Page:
Advanced diagnostic tests for micro vascular cardiac disease on the lines of what the Cedars-Sinai Medical Center has on offer, will be a good boost to the researchers to develop novel methods to treat this disease. This disease is found to afflict women much more than men.
"Only in recent years have physicians become aware of micro vascular disease - a dysfunction of the heart's small arteries - as a significant problem for women," explains Bairey Merz, who directs Cedars-Sinai's new Women's Heart Program and its Preventive and Rehabilitative Cardiac Center. "Now the challenge is to integrate into medical practice systematic ways to diagnose and treat the condition."
It is estimated that about two to three million women in the U.S. may suffer from microvascular cardiac disease that is not being diagnosed by conventional detection methods. In light of this, Cedars-Sinai's Women's Health Program is focusing its expertise on diagnosing and reducing heart disease through a preventive approach that includes state-of-the-art screening and diagnostic testing.
Microvascular coronary artery disease affects the small arteries found throughout the heart, reducing their ability to maintain the oxygen needed by the heart muscle to function properly. The usual tests to diagnose coronary heart disease - electrocardiogram (EKG), exercise stress test, echocardiogram and angiogram - test for dysfunction in the large arteries. Until recently, there was not an accurate diagnostic test for disease in the small arteries.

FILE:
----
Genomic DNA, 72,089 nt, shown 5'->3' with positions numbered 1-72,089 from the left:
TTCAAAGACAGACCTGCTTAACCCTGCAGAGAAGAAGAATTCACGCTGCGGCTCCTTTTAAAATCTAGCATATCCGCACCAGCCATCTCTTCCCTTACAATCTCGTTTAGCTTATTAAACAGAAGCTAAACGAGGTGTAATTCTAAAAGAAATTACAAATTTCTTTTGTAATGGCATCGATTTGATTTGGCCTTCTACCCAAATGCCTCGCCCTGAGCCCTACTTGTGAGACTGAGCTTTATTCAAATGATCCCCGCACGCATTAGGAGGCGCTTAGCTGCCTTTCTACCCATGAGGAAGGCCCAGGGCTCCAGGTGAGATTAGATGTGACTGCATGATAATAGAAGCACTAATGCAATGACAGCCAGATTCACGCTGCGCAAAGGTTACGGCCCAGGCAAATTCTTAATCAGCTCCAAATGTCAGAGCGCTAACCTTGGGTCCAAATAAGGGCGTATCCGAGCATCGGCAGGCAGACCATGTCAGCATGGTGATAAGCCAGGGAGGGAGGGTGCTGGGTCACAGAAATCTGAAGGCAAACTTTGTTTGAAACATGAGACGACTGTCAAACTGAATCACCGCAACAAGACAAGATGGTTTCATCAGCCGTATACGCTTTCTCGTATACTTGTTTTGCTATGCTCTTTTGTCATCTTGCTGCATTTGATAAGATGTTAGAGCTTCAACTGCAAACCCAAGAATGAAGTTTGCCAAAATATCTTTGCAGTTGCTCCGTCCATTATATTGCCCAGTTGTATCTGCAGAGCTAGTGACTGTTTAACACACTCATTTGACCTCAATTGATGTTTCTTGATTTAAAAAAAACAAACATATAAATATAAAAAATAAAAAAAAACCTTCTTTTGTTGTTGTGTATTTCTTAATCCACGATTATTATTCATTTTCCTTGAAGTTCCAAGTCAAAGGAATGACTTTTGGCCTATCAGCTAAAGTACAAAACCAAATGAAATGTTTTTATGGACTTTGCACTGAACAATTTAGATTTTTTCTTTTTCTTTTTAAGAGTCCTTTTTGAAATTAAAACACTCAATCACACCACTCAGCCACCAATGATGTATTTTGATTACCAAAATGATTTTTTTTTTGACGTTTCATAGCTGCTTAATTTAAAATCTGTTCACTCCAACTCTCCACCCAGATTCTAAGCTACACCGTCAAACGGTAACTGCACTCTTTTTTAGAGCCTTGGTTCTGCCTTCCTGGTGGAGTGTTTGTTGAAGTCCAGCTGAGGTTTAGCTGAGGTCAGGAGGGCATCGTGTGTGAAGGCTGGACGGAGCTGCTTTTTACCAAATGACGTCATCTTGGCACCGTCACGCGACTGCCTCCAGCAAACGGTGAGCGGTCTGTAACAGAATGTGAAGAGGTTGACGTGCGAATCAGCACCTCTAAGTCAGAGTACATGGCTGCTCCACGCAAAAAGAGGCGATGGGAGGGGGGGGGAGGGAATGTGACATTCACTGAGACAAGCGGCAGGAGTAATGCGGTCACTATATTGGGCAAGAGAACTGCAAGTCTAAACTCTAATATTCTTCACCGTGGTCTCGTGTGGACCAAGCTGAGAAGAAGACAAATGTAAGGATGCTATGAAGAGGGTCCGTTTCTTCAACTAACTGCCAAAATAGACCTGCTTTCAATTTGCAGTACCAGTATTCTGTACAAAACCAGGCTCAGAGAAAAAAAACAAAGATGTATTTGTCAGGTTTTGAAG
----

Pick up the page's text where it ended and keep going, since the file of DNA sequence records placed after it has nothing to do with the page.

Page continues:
A new, pharmacological stress test for microvascular disease - an acetylcholine endothelial function and adensosine coronary flow reserve test - is now available at Cedars-Sinai's Cardiovascular Interventional Center and promises to "greatly enhance our ability to diagnose and treat women with ischemic heart disease," says Bairey Merz.
During the two-step test, the drug adenosine, which normally causes the small vessels of the heart to dilate, is injected into one of the coronary arteries and the amount of blood flow is measured. Next, the drug acetylcholine, which normally causes dilation in the large arteries, is injected and the amount of blood flow is again measured. If either test shows decreased blood flow to the heart muscle, a diagnosis of microvascular disease can be made in women with evidence of insufficient blood flow to the heart muscle and open coronary arteries. Medical therapy is then directed at the specific problem.
Another new test to help researchers better diagnose microvascular coronary disease is cardiac MRI which is available at Cedars-Sinai's S. Mark Taper Foundation Imaging Center. This test can show poor blood supply to the inside layer of the heart muscle.
Accurately diagnosing microvascular cardiac disease is the first step, Bairey Merz says, but continued research is needed to identify the best course of treatment. "Currently, we have several small studies that indicate the efficacy of different treatments but we don't have any good, large randomized trials yet to look at how treating this condition may lead to reductions in heart attack, stroke and heart failure. The bottom line is that we need to explore this further, so we can develop therapies that are specific to this type of disease."